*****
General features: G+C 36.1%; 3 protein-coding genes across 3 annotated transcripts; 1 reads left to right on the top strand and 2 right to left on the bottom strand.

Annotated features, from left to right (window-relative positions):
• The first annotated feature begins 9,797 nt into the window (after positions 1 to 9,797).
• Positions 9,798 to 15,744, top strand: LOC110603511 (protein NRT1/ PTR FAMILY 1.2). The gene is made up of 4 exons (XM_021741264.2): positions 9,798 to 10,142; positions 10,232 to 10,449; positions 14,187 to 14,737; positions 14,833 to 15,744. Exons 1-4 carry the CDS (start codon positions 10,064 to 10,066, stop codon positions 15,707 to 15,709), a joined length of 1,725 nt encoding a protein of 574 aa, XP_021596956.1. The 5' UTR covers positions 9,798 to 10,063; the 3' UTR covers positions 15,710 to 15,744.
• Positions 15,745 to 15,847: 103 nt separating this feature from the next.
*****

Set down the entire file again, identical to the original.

General features: G+C 36.1%; 3 protein-coding genes across 3 annotated transcripts; 1 reads left to right on the top strand and 2 right to left on the bottom strand.

Annotated features, from left to right (window-relative positions):
• The first annotated feature begins 9,797 nt into the window (after positions 1 to 9,797).
• Positions 9,798 to 15,744, top strand: LOC110603511 (protein NRT1/ PTR FAMILY 1.2). The gene is made up of 4 exons (XM_021741264.2): positions 9,798 to 10,142; positions 10,232 to 10,449; positions 14,187 to 14,737; positions 14,833 to 15,744. Exons 1-4 carry the CDS (start codon positions 10,064 to 10,066, stop codon positions 15,707 to 15,709), a joined length of 1,725 nt encoding a protein of 574 aa, XP_021596956.1. The 5' UTR covers positions 9,798 to 10,063; the 3' UTR covers positions 15,710 to 15,744.
• Positions 15,745 to 15,847: 103 nt separating this feature from the next.